Error Code P0585 is defined as Cruise Control Multi-Function Input A/B Correlation. This means there’s a discrepancy between correlating voltage inputs of the cruise control multi-function switch.

This code is a generic trouble code, meaning it applies to all vehicles equipped with the OBD-II system and cruise control system. It commonly appears among, but not limited to, Chevrolet, Chrysler, Dodge, Ford, Jeep, etc. Specifications on the definition, troubleshooting, and repairs vary from type of powertrain, make and model to another.

The PCM (powertrain control module, also known as ECM or engine control in other vehicle makes) controls the Cruise Control system (also referred as Speed Control) through inputs to the multi-function switch. This switch is also referred to as the controls function in multiple systems. It also provides different functions, such as turn signal, windshield wiper system, etc. Typically, it only works as a lever for the turn signal, but can also have the actual turn signal switch.

The driver provides the input using the multi-function switch. This input is then forwarded to the PCM, which applies the voltage signal to a cruise control servo motor. Inputs include a command to keep current vehicle speed, resume the previously maintained speed, accelerate, or disengage acceleration to coast and decrease vehicle speed. Depressing the brake pedal will disengage the cruise control system. Cruise control system is generally inactive until the vehicle reaches 35 mph.

If the PCM detects that an input voltage signal is outside the specifications provided by the manufacturer, or if the vehicle speed can’t be maintained by the Cruise Control system, then Error Code P0585 will be set. For some vehicles, multiple drive cycles may be necessary for the Check Engine light to activate.

Common Symptoms

This code activates the Check Engine light and registers the code to the vehicle’s memory system. Other common symptoms include:

  • Erratic operation of speedometer/odometer
  • Inoperative cruise control function
  • Flashing or unresponsive cruise control indicator lamp
  • Other related error codes may be stored

Possible Causes

Defective multi-function switch is the most common cause for this code. Other possible causes include:

  • Defective cruise control servo motor
  • Open or shorted circuits in cruise control system
  • Defective cruise control module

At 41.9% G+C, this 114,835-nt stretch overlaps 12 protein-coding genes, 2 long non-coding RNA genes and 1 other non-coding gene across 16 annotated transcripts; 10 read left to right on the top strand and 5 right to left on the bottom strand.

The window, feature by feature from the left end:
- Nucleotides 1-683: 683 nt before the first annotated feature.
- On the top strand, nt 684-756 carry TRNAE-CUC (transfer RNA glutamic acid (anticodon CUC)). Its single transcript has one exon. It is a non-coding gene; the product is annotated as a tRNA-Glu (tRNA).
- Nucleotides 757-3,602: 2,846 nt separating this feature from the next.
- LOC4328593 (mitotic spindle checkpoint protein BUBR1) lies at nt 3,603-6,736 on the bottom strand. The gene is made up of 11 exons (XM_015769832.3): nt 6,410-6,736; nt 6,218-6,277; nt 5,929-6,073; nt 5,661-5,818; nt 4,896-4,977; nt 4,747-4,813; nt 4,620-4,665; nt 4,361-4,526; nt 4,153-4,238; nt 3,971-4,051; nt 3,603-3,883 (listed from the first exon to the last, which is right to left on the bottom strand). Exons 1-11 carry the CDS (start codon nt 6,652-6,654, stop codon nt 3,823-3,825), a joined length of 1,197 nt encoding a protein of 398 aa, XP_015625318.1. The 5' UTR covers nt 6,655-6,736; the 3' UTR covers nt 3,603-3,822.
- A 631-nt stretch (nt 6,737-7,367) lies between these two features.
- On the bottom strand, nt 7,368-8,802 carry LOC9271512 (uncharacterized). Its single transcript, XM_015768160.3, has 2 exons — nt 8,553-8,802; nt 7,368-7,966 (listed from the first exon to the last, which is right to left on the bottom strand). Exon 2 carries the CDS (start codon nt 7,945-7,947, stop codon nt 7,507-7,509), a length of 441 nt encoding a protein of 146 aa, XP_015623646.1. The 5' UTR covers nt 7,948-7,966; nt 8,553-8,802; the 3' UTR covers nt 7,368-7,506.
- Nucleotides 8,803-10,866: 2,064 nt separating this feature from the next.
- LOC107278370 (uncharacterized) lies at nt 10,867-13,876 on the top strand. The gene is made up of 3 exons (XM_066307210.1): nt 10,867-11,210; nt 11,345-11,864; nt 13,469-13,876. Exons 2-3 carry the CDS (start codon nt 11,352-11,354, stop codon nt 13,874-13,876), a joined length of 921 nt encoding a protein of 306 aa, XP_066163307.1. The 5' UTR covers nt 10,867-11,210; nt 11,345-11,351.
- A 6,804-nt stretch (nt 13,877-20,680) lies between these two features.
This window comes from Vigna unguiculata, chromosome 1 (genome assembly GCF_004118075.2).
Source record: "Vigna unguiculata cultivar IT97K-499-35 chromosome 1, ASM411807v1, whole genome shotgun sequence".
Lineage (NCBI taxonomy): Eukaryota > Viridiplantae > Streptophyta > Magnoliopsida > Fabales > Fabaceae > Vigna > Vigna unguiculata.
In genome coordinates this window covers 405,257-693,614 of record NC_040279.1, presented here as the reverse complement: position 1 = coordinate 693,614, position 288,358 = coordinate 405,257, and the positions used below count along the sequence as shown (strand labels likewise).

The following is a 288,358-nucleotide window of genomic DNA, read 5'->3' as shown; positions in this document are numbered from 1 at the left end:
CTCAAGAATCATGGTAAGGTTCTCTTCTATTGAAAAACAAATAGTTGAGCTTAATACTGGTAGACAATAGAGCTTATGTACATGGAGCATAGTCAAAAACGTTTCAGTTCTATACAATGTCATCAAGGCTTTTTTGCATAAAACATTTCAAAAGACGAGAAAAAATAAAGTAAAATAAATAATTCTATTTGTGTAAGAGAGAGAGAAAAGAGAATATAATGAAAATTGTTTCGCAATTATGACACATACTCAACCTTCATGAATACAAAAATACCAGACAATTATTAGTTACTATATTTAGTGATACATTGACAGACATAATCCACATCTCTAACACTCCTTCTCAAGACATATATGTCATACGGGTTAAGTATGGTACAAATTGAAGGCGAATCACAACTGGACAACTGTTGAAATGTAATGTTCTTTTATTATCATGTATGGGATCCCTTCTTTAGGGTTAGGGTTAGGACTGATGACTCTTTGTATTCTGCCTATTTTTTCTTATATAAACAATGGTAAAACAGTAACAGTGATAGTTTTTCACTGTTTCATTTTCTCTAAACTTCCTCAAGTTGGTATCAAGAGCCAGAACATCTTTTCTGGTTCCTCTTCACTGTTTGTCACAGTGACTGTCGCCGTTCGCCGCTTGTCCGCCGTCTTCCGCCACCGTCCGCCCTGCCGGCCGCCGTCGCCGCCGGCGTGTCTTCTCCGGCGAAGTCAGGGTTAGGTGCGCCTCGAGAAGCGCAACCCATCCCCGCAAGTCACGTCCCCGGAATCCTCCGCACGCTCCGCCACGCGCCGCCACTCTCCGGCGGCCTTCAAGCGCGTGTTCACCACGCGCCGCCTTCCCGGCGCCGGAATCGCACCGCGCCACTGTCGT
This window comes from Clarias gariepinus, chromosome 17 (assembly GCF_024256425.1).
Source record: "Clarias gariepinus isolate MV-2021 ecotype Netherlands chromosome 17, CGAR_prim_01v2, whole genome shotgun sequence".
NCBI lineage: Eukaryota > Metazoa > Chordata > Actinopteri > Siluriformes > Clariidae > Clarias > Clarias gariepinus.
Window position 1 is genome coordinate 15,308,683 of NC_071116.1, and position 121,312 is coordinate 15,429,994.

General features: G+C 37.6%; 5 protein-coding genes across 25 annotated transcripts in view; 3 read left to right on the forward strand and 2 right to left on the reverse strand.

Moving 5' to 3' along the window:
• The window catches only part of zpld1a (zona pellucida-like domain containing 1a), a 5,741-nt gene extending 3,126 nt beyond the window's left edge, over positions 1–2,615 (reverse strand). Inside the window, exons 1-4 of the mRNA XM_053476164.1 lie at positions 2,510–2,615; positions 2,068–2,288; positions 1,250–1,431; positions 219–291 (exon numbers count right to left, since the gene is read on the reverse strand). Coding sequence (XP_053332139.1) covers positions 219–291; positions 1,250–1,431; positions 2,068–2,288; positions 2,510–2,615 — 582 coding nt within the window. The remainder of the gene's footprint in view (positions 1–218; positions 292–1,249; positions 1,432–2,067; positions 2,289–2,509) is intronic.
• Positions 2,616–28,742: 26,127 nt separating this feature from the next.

• Damaged or programming error in PCM (rare)

How to Check

If the vehicle comes with a drive-by-wire throttle control system, and related codes are stored, it’s important to diagnose and repair other codes before addressing P0585.

If TPS (Throttle Position Sensor) codes are stored, then they must also be diagnosed and repaired first.

To get more information about the code, use the diagnostic scanner and DVOM (digital volt/ohm meter).

Next, check the cruise control system’s connectors and wirings; connect the scanner to the diagnostic port and then retrieve all stored codes, including the freeze frame data. Record this information, clear the codes, and then take the vehicle to a test drive and see if the code comes back.

If the code does NOT come back, then the problem is intermittent and may have to develop more before you can successfully diagnose it. If the code DOES come back, then continue with the diagnosis.

Refer to your vehicle information for the testing procedures, specifications, flowcharts, wiring diagrams, connector pin-out charts, and connector face views. They’re all necessary for the diagnosis.

Look for the applicable TSB (Technical Service Bulletin) for the code. If you find an entry that reflects the problem with your vehicle, including the symptoms, then that’s likely your diagnosis for the code.

Use the DVOM to check the voltage (generally the same with battery voltage) and ground circuits at the multi-function switch. If there are is voltage detected, then probe the system fuse using positive test lead of DVOM, while grounding the negative test lead to chassis ground.

To avoid a false result, fuses must be checked with the circuit loaded. If there’s no ground, you can make a new one for testing purposes, then find the right ground junction to make sure it’s secure.

If both voltage and ground testing are present, use the DVOM to test the multi-function switch. Follow the recommendations set by the manufacturer. Make sure you disconnect the switch before testing with the DVOM. If the switch fails to comply with the specs set by the manufacturer, then it’s defective.

If the multi-function is in the right condition, use the DVOM to test the cruise control servo motor. Again, check with the manufacturer recommendations. If it fails to comply, that means the motor is defective.

Before using the DVOM for the individual circuit resistance, make sure to disconnect all related controllers to avoid damage. Some vehicles have a dedicated cruise control module in addition to the PCM. Others use a Cruise Control system integrated with the BCM (Body Control Module) or GEM (General Electrical Module).

If the multi-function switch and servo motor look good, disconnect the connector from each and then check for continuity and resistance on the individual circuits using the DVOM. Circuits which fail to comply with the specs set by the manufacturer must be repaired or replaced.

How to Fix

Depending on the diagnosis, common repairs for this code include:

  • Replacement of multi-function switch
  • Replacement of cruise control servo motor
  • Replacement of damaged connector circuits

Never be a parts changer or automatically condemn the multi-function switch for this code. Make sure you exhaust the diagnostic process changing any parts.